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UN Official: Security Council May Discuss Lifting Somalia Arms Embargo


As violence intensified in Somalia Monday, the U.N.'s special representative Francois Lonseny Fall briefed the Security Council on the latest developments. From VOA's New York Bureau, correspondent Barbara Schoetzau reports the Security Council may reconsider its arms embargo on Somalia.

Fall says he discussed African Union plans to send peacekeepers to Somalia, the humanitarian situation in the turbulent nation, movement along the border with Ethiopia and regional implications with Council members.

Fall said it is crucial to open dialogue between the U.N.-backed transitional federal government based in Baidoa and Islamic militia that has taken control of several towns and cities, including Mogadishu.

The transitional government has requested the United Nations lift its arms embargo to allow the weak government to arm its police. Last week Secretary General Kofi Annan said lifting the embargo would allow more weapons into the nation. Still, Fall indicated the Security Council will reconsider the issue.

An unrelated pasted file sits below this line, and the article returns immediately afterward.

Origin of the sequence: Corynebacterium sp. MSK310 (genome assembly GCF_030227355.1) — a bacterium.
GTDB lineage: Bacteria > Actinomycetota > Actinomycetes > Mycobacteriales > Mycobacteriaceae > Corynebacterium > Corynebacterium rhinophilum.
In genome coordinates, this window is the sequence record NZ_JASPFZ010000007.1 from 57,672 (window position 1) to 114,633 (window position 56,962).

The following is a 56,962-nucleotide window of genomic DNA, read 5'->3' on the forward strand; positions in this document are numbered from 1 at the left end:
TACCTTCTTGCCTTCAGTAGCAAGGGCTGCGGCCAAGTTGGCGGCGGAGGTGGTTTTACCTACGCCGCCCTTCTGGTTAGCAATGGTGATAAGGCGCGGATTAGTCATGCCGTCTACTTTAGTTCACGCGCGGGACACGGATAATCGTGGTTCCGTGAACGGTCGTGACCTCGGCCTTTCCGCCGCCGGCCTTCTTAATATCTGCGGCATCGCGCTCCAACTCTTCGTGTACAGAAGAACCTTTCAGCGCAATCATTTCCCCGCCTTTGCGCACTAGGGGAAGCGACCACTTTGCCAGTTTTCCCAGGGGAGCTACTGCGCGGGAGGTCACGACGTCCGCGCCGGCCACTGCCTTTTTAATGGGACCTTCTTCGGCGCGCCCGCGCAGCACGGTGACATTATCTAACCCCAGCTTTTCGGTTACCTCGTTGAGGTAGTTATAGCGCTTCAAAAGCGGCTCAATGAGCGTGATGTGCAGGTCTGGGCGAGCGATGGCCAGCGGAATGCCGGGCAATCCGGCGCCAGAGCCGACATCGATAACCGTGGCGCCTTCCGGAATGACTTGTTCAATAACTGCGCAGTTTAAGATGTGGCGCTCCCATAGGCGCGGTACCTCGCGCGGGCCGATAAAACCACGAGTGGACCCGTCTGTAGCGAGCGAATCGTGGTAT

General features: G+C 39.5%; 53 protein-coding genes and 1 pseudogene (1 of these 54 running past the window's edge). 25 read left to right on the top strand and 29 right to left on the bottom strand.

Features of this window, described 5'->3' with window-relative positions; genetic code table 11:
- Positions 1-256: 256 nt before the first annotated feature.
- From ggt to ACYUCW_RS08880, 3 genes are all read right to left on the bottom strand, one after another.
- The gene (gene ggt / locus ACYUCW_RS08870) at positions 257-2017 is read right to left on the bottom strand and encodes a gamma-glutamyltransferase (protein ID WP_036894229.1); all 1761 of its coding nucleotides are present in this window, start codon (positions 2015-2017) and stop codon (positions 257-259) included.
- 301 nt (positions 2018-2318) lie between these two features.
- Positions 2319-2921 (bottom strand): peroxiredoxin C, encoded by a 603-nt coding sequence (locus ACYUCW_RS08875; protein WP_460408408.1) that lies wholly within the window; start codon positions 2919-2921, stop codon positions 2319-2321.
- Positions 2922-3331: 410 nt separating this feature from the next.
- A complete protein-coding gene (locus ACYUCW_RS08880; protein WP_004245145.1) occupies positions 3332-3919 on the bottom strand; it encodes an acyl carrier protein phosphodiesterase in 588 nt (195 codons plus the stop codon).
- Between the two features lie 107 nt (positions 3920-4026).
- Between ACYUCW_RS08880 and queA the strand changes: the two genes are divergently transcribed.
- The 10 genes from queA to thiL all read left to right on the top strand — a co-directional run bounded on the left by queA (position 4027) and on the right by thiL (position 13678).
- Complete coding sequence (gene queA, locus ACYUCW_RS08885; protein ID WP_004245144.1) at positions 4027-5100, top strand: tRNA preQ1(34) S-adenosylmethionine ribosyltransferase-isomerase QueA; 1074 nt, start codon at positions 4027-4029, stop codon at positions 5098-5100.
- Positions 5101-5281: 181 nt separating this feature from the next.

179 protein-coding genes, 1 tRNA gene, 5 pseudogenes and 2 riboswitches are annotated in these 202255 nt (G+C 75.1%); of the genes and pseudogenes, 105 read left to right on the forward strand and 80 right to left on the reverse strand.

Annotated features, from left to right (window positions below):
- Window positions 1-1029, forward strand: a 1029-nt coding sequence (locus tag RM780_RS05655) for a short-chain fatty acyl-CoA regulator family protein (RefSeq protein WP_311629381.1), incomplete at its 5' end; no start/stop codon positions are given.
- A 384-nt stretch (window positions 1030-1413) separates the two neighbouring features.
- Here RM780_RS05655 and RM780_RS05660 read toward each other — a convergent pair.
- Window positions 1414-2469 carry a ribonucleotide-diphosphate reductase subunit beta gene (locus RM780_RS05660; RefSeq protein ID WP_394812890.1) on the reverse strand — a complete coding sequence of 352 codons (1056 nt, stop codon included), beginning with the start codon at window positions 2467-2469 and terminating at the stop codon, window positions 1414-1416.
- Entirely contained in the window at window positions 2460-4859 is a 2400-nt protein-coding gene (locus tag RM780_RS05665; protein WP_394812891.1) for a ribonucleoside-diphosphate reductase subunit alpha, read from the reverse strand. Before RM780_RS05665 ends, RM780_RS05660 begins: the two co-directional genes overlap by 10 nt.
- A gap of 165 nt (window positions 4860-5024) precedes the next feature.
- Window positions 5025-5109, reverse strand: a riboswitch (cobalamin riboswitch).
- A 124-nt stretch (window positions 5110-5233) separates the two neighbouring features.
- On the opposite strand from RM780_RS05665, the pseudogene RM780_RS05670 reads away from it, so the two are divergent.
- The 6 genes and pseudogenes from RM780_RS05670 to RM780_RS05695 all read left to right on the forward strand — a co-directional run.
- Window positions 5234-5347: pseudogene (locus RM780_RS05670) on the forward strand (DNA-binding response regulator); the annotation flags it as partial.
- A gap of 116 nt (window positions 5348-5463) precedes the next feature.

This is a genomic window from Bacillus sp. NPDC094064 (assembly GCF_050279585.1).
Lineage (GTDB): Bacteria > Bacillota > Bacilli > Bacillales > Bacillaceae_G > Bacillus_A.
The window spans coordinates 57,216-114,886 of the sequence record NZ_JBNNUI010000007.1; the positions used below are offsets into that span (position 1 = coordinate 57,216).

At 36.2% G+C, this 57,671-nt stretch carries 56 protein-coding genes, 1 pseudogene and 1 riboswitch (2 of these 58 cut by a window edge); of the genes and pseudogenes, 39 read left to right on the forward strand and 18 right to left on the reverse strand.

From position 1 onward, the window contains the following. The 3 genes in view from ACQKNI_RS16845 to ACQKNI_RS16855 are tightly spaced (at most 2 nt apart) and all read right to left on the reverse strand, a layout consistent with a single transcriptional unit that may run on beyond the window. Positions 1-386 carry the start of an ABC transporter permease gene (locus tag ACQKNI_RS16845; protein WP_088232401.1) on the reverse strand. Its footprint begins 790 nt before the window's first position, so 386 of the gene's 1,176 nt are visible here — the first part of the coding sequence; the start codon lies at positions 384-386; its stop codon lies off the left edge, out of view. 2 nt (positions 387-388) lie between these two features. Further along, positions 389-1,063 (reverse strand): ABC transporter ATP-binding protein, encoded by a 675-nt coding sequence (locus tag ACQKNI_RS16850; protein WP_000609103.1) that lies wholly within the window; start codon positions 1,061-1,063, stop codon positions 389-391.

"For sure, we know there are a lot of violations of this arms embargo in Somalia today, but the African Union and the TFG [transitional federal government] are working very closely now to come out with all those details and very soon I think they will submit the request to the Security Council and the Security Council will be ready to study the question," he said.

Fall said if Baidoa is lost, the peace process is lost.

He said the U.N. is sending a security mission to Somalia later this week to assess whether the area is safe for humanitarian workers.

Fall said the fact that the Security Council has met three times this month to discuss Somalia is an indication of how concerned the international community is about the situation.

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